Dwayne farms around 4,500 acres of red spring wheat, canola and malt barley near DeBolt, Alta. He gave me a call late last June because of a recurring problem in one of his barley fields.
When visiting the field, I found some barley plants located in a concentrated area — around five acres — had severe pigtailing of the leaf tips. This symptom is often associated with a copper deficiency. The rest of the plants in the field were asymptomatic and not showing signs of nutrient deficiency.
Both Dwayne and I knew that pigtailing in barley plants is a symptom of copper deficiency. What we didn’t understand was why the plants in this five-acre area were the only ones exhibiting symptoms.
We took tissue samples from symptomatic and asymptomatic plants as well as soil samples from the affected and unaffected areas of the field to investigate why the pigtailing was limited to such a small area.
Dwayne was implementing a balanced macronutrient fertility program. We also checked his herbicide application records to confirm no residual products had been used on this field, eliminating the possibility that we were dealing with carryover issues.
The plants in Dwayne’s field looked very sick. Lab results from the tissue test were several days away and Dwayne felt confident enough in the diagnosis to make a decision to act to save the unhealthy crop without a confirmed copper deficiency test.
Dwayne sprayed the entire field with a very low rate of foliar copper to help the plants along as the crop was at the flag leaf stage and the head was about to emerge. However, this did not solve the bigger riddle: why were the severe symptoms isolated to those five acres?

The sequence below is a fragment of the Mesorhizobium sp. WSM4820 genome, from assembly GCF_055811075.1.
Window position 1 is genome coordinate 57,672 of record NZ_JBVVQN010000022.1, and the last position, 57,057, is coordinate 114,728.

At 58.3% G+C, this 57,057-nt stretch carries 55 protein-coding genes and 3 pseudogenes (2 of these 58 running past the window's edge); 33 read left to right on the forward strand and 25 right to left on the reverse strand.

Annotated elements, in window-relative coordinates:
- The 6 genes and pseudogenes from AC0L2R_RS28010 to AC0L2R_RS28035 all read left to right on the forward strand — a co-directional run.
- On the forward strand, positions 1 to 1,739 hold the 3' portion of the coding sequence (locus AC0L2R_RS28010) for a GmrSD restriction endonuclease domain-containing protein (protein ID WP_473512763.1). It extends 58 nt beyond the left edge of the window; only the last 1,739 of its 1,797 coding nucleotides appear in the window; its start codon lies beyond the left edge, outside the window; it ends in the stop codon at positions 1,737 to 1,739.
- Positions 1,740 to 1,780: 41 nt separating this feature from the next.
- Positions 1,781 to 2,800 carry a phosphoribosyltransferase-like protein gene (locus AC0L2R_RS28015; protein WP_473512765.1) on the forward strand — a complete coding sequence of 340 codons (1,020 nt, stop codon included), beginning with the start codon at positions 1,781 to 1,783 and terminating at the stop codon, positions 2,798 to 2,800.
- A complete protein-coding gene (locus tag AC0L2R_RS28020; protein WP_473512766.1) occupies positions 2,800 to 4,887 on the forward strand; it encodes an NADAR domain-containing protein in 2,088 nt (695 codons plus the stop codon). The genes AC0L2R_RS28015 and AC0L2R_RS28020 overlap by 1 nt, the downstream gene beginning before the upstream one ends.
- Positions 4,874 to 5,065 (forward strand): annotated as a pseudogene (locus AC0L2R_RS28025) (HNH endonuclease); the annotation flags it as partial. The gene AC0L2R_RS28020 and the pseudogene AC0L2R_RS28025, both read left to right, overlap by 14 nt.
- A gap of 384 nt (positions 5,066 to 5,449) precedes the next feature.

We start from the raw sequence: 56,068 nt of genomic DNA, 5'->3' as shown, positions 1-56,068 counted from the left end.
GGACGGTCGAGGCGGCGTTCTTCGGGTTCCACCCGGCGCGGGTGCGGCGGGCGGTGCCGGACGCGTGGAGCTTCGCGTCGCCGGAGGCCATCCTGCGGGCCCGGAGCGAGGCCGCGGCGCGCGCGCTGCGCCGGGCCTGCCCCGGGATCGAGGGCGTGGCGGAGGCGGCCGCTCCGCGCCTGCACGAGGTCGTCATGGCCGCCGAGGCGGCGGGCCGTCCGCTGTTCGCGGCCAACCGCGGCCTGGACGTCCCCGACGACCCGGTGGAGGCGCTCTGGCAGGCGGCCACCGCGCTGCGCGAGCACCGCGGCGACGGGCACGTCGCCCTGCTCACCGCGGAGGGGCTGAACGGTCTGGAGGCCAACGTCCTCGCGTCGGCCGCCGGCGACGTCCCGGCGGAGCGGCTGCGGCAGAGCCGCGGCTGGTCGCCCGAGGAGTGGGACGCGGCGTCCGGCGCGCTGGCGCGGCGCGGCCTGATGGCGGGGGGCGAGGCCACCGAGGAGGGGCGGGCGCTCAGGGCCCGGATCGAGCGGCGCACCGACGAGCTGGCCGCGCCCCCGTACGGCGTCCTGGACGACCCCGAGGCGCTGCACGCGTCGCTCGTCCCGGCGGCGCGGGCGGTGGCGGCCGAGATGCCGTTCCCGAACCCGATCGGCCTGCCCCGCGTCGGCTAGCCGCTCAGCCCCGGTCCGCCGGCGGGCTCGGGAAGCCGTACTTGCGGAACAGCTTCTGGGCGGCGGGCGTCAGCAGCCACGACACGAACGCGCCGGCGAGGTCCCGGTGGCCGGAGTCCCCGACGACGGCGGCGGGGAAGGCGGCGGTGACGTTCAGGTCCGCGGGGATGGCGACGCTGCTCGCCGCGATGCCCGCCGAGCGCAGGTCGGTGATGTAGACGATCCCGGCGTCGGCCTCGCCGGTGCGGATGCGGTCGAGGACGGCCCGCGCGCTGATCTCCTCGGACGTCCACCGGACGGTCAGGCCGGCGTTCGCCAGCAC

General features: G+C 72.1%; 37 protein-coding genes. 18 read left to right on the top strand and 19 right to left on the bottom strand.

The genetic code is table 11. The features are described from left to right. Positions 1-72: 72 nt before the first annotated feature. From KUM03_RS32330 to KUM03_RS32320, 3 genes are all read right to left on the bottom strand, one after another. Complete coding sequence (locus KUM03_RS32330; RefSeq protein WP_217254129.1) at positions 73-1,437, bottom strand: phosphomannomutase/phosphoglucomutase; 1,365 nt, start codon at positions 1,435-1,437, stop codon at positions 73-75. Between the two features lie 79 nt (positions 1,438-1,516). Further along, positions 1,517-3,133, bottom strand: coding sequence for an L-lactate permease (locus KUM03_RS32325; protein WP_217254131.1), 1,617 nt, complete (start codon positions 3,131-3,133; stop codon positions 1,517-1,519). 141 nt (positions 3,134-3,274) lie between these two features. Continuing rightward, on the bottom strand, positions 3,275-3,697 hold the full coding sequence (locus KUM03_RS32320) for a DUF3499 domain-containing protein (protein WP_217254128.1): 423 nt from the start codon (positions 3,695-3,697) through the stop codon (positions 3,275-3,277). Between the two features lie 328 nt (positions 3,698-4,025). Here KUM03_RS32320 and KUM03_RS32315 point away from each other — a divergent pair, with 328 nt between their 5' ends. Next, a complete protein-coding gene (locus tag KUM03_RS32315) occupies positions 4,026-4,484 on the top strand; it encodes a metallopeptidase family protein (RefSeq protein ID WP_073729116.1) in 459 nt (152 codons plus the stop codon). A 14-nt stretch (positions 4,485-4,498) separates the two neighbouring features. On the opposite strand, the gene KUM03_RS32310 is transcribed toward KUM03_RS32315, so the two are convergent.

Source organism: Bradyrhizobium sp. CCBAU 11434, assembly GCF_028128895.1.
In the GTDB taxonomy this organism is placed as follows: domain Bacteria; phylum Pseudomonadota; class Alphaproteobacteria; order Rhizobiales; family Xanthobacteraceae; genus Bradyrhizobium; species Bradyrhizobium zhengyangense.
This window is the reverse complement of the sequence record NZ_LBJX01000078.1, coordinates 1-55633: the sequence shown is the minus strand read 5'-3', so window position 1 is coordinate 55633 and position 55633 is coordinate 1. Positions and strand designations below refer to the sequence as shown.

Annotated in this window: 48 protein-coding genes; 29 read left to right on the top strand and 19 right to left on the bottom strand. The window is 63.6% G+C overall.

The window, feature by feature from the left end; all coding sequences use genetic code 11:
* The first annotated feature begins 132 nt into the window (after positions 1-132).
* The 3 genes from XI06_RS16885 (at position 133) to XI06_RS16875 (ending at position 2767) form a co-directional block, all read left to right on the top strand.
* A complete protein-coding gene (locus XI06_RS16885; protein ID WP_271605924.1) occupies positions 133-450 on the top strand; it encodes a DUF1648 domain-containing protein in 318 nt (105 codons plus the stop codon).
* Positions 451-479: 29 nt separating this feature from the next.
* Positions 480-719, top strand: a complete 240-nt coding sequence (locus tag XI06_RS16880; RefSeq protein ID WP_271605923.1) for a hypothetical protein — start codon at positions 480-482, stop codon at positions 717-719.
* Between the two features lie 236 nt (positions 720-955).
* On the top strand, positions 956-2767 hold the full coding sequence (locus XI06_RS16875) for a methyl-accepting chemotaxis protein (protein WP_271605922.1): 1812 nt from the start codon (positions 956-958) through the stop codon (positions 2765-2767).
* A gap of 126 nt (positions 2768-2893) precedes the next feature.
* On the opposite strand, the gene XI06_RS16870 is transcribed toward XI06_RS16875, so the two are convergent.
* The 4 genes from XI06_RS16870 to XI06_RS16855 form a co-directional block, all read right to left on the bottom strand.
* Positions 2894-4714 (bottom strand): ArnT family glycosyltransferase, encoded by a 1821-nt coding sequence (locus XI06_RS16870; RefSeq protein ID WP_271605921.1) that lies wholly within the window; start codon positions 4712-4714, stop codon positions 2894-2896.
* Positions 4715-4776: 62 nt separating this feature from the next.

The lab results from the affected and unaffected areas of the field were very interesting. Soil samples from both areas indicated a copper deficiency. The results of tissue samples taken from the symptomatic barley plants indicated an extreme deficiency and the tissue samples from asymptomatic plants revealed copper levels were very low to deficient.
However, it was the soil’s organic matter and iron content numbers that stood out. This data was the final piece of the pigtailing puzzle.
Crop Advisor’s Solution: Soil organic matter and iron concentration affect copper
The test results of the soil and tissue samples indicated a copper deficiency across the entire field. The results of tissue samples taken from the symptomatic barley plants indicated an extreme deficiency while tissue samples from asymptomatic plants revealed copper levels were very low to deficient. In the end, it was the organic matter and iron content in the soil samples that provided insight to the variability across the field.
Organic matter holds and stores nutrients that are later released to plants. The soil organic matter of the area of the field in which the plants were exhibiting symptoms was 11 per cent. The soil organic matter of the area of the field in which the plants were asymptomatic was 7.5 per cent.
The plants in the affected area were likely unable to take in enough copper due to the low concentration of the positively charged copper in the soil and the strength of the bond to the negatively charged organic matter.
The soil sample results also indicated a high iron concentration in the area where the plants were showing visible signs of deficiency when compared with the area where plants were asymptomatic.
Like copper, iron is positively charged and competes in the soil for exchange sites and the ability to enter plant roots. In this scenario, a combination of the low copper concentration in the soil, the interaction between copper and iron after a rain event and the high organic matter content inhibited the plants from extracting enough copper from the soil.
Copper deficiencies in barley can severely impact yield. Moving forward, Dwayne will take more consideration of micronutrients in his fertility program and will proactively soil test and apply soil applied micronutrients when required.
Sara Stagg, BSc, works at Richardson Pioneer Ltd. in Lavoy, Alta.